Friend or Fiend – balancing children’s interactions with dogs.

Aggression of dogs towards children is a concern for all

Is a dog man’s best friend or worst fiend?

Is a dog man’s best friend or worst fiend?

Most of us love dogs, but regretfully dog attacks do occur and when the attacks are directed towards children, it is particularly tragic. For parents, when their pet dog is aggressive towards their children, the emotions and conflict the parents experience are extreme, especially as most parents regard their dog with the same emotional attachment that they have for their children. It’s is worse still if the dog was the parent’s child substitute before the child was born.

Thankfully, there are ways of reducing the risk of aggression towards children.

What are the risks of dog bites for families?

Certainly dogs injure and even kill people.

The Flinders University Research Centre for Injury Studies has reported on dog bite injuries over an eight period year from1986 – 1994 where over 700,000 injuries treated at a variety of hospital emergency departments were analysed. Dog bites represented 7591 (1%) of the injuries presented.

In Australia from 1976 – 1996, there were eleven fatalities caused by dog bites, of which 36% were in young children under four years and 36% were in elderly folk over 75 years.

To put this into perspective, these fatalities should be compared with those caused by other animals. For instance, in much the same period, there were 52 snake bite fatalities and 10 crocodile fatalities in Australia.

As we don’t live every day with snakes and crocodiles in our lounge rooms, this shows that dogs are surprisingly friendly animals. Why is this so? Mainly because through deliberate domestication of dog, we humans have orchestrated an alteration of their gene pool to create animals that, mostly, have stable temperaments. Nevertheless, dog bites do occur and they can be dangerous and even fatal.

When it comes to kids and pets, research at the Royal Children’s Hospital in Brisbane and the Flinders University in Adelaide confirms that children under 10 years represent 43 % of emergency treatments at hospital where dog attacks are involved.

The head, neck and trunk represent 48% of these injuries and where the face is bitten, the lips and nose are more often affected.  The life-long disfigurement caused by dog attacks is a sad consequence of pet ownership gone wrong.

Children are extremely vulnerable to dog attacks because:

  • they are often of similar size, height and weight as the dog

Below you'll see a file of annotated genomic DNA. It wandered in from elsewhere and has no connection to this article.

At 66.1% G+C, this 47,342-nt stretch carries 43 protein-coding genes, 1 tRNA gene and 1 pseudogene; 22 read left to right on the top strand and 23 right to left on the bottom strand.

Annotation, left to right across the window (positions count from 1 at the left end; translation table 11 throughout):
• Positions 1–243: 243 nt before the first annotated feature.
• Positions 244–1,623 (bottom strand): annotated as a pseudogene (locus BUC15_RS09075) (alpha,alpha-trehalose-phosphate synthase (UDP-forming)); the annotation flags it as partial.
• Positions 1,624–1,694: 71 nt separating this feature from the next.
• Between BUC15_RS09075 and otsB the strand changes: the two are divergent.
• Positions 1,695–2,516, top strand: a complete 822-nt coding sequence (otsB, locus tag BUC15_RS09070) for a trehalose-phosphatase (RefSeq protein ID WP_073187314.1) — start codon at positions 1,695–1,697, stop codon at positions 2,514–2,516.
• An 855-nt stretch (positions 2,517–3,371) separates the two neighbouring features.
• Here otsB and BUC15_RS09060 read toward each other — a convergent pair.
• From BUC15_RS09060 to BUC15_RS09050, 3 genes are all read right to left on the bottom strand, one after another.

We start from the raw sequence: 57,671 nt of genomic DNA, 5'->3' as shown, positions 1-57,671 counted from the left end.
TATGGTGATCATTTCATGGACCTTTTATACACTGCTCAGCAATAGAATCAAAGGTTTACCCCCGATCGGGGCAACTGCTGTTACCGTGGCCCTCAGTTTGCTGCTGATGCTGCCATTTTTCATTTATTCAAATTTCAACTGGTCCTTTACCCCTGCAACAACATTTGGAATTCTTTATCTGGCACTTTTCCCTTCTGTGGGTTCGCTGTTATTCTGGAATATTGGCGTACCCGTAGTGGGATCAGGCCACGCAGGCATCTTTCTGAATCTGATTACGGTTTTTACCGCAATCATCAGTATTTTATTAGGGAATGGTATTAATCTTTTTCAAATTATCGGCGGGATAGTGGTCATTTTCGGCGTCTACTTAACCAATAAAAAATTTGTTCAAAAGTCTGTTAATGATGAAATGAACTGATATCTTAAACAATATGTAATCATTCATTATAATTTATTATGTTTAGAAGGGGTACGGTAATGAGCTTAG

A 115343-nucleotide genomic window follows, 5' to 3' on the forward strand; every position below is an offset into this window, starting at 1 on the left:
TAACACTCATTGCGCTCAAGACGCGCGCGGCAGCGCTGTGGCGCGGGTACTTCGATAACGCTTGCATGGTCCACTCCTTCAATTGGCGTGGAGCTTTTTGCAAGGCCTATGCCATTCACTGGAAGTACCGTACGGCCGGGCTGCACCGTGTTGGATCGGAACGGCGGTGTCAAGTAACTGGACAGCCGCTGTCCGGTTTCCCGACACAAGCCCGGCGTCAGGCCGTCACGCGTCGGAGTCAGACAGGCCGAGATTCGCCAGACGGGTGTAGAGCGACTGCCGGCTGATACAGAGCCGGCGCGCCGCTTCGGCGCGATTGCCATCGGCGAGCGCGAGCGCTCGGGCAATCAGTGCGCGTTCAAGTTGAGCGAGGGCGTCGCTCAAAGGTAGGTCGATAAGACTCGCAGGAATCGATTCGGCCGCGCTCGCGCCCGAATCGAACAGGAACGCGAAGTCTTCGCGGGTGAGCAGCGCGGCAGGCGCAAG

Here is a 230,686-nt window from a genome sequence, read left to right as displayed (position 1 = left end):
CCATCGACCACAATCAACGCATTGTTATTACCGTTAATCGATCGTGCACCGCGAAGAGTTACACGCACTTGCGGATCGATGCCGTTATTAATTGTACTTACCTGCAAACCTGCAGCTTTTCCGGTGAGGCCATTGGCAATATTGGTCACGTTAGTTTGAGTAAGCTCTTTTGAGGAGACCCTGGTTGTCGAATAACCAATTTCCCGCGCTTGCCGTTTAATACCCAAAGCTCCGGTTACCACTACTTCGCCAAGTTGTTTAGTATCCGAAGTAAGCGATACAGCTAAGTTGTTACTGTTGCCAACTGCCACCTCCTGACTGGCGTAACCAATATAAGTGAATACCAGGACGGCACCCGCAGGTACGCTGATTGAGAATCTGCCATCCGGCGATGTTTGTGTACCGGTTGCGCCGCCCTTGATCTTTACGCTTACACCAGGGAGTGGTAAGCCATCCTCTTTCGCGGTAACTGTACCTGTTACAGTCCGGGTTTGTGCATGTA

• children do not know how to handle themselves around dogs
  • children spend more time in the dog’s environment (in the garden, playing on the floor and so on) than the parents
  • children are active, noisy and unpredictable in their actions
  • considering the immense ability of dogs to detect smells, children often proffer the challenge of different odours and scents to adults.

The sad statistics also confirm that:

  • three quarters of dog attacks occur in boys
  • sixty percent of injuries occur in the home or garden
  • more bites occur on the weekends
  • one in seventeen cases requires admission to a hospital.

What Breeds Bite Most?

Defining the breeds that cause attacks is always a treacherous sea. Where statistics are available, the breed description is either that given by the victim or that given by the dog owner. Breed descriptions relating to dog attacks should be regarded as general description of appearance only.

Nevertheless, statistics from the Brisbane City Council are useful. Here, the dog’s breed is defined by the owner of the dog and show that German Shepherd type dogs usually cause more bites than any other breed. Followed by, and sometimes superseded by, the Australian Cattle Dog, and very close on its heels are dogs described as Bull Terrier types.

However, German Shepherds are the most commonly owned breed of dog in Brisbane at almost 11% of the dog population.  When the ownership levels are taken into account, dogs of the Bull Terrier type usually rank as the most dangerous dog on a per capita basis.  Bull Terriers are represented by almost 3% of the Brisbane dog population. The breed that ranks in second place for attacks is the Australian Cattle Dog (the second most common dog owned at 10% of the population) and third place is taken by the German Shepherd.